From School Library Journal
Grade 7 Up–In this thriller, 13-year-old Kyra lives in an isolated polygamist cult. Life in the compound is as dry as the surrounding desert, more confining than the chain-link fence on its perimeter. But Kyra finds small freedoms despite the tightly controlled communal environment and is able to slip outside to wander the desert. There she chances upon a friendly book-mobile driver who opens the world of children's literature to her. Kyra even begins a flirtation with her classmate, Joshua, a dangerous sin for which they will both pay dearly. The brutal leader, Prophet Childs, has plans for Kyra and will brook no disobedience. He assigns her to be the seventh wife of her own 60-year-old uncle. Repelled, she resists. She and Joshua are badly beaten and she is told that other young people have been killed for taking a similarly defiant stand. Kyra's loving father is powerless to help her and counsels her to accept her fate, but she cannot. The story ends in a high-speed chase with the Prophet's goons gunning for her as she improbably races toward freedom in the blood-spattered book mobile. Has the friendly driver been killed on her account? Is anyone looking for him? What retribution will be taken on her family and what kind of a life lies ahead for her? These unsettling questions are not addressed, but these omissions do not diminish the relief of her successful escape. For a more layered examination of the internal as well as external struggles of a young teen coming of age in a polygamist community, see Shelley Hrdlitschka's Sister Wife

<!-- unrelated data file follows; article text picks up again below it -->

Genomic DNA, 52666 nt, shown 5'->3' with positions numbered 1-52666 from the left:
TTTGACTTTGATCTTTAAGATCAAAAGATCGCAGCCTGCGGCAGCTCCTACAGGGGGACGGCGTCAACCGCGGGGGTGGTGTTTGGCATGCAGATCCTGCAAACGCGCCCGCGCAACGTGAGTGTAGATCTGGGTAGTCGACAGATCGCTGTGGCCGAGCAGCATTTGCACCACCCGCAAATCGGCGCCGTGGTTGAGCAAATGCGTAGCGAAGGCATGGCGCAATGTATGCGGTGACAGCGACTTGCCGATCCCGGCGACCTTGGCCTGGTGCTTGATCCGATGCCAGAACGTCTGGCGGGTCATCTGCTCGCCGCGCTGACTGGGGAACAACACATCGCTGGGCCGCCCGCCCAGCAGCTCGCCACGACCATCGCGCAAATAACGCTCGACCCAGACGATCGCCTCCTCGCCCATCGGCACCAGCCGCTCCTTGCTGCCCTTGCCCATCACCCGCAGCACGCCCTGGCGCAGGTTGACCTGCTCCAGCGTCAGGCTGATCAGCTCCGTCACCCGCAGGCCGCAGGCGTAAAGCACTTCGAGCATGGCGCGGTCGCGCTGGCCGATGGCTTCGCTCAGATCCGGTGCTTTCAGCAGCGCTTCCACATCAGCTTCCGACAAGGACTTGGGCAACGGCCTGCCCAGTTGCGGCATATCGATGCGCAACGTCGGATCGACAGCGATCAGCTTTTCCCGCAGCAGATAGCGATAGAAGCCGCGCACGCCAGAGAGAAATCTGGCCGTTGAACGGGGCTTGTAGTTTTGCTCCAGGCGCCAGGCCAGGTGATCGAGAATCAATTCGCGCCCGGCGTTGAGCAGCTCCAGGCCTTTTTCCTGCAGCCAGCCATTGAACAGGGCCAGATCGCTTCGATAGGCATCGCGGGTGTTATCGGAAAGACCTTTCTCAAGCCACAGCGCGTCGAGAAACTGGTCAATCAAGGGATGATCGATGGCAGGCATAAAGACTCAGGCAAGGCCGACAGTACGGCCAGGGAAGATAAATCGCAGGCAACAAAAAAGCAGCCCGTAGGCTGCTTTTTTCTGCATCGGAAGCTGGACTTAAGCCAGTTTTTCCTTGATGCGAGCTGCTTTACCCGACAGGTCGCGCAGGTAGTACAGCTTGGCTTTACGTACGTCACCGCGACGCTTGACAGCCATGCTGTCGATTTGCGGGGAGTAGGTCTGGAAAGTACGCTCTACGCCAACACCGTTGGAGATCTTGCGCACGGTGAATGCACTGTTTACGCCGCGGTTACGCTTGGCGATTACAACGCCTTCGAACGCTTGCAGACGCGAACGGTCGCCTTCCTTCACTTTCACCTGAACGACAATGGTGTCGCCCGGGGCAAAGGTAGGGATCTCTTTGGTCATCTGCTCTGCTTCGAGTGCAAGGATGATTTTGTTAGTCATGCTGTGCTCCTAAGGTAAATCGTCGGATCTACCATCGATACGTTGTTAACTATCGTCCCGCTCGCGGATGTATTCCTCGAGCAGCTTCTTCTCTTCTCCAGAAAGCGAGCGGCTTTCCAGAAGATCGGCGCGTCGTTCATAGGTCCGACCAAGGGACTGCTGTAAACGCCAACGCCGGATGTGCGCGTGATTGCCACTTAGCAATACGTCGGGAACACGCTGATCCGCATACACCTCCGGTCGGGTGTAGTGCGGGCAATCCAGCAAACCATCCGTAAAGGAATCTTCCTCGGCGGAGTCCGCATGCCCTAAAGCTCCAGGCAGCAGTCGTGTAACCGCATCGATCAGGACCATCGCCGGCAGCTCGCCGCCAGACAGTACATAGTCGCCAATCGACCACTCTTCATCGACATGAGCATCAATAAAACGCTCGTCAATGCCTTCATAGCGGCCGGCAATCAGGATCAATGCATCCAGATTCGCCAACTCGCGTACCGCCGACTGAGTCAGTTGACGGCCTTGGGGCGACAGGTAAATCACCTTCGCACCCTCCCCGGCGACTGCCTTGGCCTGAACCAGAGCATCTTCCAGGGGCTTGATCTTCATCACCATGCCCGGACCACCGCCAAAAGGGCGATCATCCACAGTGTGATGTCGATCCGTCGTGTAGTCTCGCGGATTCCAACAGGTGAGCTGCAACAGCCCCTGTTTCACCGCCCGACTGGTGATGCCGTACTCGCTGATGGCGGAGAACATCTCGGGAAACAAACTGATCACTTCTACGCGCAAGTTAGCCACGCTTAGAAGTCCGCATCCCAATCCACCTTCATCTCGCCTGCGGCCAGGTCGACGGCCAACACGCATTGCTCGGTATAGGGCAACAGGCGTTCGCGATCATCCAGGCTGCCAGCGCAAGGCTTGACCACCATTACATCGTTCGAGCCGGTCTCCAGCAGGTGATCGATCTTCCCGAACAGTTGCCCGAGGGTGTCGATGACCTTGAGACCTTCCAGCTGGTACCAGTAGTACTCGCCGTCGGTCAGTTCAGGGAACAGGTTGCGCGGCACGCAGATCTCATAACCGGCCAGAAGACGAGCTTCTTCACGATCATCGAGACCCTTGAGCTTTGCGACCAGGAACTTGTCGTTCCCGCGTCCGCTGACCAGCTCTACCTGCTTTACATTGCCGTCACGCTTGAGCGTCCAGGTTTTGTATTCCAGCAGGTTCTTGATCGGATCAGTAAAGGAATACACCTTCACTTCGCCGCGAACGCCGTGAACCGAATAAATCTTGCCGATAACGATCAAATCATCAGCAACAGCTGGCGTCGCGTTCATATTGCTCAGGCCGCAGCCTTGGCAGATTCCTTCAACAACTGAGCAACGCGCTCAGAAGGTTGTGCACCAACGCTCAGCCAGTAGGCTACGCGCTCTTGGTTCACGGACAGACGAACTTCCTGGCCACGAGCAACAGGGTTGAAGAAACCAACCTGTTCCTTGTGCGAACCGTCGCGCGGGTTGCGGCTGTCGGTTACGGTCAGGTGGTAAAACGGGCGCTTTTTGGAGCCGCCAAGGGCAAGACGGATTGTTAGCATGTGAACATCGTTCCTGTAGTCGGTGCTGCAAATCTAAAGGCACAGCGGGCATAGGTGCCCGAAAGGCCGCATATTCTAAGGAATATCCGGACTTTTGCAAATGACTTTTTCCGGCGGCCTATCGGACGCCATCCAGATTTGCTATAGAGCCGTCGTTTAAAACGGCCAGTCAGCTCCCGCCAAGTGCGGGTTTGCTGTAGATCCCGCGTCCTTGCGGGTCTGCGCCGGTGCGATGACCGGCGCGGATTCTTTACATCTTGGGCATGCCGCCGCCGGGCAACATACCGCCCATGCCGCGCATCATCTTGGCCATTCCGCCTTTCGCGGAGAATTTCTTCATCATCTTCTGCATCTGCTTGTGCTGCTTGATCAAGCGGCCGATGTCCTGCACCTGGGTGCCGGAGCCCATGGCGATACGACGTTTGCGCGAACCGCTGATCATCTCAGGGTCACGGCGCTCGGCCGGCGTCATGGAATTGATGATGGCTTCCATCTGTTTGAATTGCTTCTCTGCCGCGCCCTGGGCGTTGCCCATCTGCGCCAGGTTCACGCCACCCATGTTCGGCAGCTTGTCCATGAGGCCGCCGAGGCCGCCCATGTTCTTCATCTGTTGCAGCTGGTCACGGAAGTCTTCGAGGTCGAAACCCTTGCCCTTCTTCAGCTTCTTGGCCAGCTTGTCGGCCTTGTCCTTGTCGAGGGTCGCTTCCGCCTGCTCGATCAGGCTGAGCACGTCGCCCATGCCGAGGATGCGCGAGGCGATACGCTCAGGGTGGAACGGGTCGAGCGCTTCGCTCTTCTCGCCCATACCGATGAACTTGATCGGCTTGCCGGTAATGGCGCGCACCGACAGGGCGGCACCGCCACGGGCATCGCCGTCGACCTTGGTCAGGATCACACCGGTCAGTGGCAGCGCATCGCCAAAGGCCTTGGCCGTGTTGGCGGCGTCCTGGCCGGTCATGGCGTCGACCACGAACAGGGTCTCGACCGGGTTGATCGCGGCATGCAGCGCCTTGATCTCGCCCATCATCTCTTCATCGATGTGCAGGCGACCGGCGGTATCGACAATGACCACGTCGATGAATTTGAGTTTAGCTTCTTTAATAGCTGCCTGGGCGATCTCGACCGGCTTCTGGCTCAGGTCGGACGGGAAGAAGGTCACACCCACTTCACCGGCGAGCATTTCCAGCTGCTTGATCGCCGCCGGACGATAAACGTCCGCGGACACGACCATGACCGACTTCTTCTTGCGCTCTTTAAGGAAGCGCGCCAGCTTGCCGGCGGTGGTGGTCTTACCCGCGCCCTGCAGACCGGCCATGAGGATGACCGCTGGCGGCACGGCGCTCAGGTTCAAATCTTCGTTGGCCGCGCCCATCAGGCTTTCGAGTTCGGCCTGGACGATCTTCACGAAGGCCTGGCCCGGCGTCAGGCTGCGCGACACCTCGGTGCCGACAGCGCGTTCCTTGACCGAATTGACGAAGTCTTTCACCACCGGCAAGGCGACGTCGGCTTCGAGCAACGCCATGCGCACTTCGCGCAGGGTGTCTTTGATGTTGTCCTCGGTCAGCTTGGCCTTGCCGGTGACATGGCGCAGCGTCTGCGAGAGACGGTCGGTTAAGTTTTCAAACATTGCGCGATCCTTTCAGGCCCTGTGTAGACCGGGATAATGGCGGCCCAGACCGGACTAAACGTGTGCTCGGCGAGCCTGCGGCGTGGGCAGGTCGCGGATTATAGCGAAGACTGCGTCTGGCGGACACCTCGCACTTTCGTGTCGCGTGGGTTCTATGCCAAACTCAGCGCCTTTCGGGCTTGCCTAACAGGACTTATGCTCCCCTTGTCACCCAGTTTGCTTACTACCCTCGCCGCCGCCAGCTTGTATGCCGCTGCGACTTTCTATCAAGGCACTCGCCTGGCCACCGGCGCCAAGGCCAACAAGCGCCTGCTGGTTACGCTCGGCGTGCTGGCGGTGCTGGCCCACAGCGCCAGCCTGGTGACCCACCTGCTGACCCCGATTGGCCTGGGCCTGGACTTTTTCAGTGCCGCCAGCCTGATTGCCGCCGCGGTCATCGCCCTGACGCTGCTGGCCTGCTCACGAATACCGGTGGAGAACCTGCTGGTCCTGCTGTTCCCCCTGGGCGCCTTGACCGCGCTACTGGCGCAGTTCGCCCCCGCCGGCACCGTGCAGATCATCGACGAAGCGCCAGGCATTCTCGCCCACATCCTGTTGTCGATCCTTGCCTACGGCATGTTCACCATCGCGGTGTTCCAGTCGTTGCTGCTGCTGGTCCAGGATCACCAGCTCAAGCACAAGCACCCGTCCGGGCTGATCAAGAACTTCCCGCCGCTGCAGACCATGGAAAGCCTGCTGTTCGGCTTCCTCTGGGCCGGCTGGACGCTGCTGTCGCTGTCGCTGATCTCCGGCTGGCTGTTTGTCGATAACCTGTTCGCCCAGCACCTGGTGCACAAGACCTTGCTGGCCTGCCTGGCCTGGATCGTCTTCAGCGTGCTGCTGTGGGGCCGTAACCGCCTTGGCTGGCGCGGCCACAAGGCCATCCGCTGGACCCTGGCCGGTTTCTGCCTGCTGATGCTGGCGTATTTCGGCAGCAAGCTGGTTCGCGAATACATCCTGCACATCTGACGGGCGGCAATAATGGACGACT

(Orca, 2008).–Carolyn Lehman, Humboldt State University, Arcata, CA
Copyright © Reed Business Information, a division of Reed Elsevier Inc. All rights reserved.
Taking a story “ripped from the headlines,” Williams looks inside a polygamist cult and the dangers it poses for one girl. Kyra and her father, three mothers, and 20 siblings live in an isolated community under the thumb of a prophet, who controls every aspect of his apostles’ lives. The most shocking intrusion of all comes when the prophet decrees that Kyra is to become the wife of her 60-year-old uncle. A secret patron of a local mobile library, Kyra knows there’s a world away from the compound she might escape to, but first she pins her hopes on her father’s ability to change the prophet’s mind. Instead, her family is threatened, and the stakes for her refusal to marry are raised. The clandestine relationship Kyra is having with one of the compound’s teenage boys is a romance more convenient than convincing (everyone is carefully watched except this duo, it seems). Contrivances notwithstanding, this is a heart pounder, and readers will be held, especially as the danger escalates. Williams’ portrayals of the family are sharp, but what’s most interesting about this book is how the yearnings and fears of a character so far from what most YAs know will still seem familiar and close. Grades 7-10. --Ilene Cooper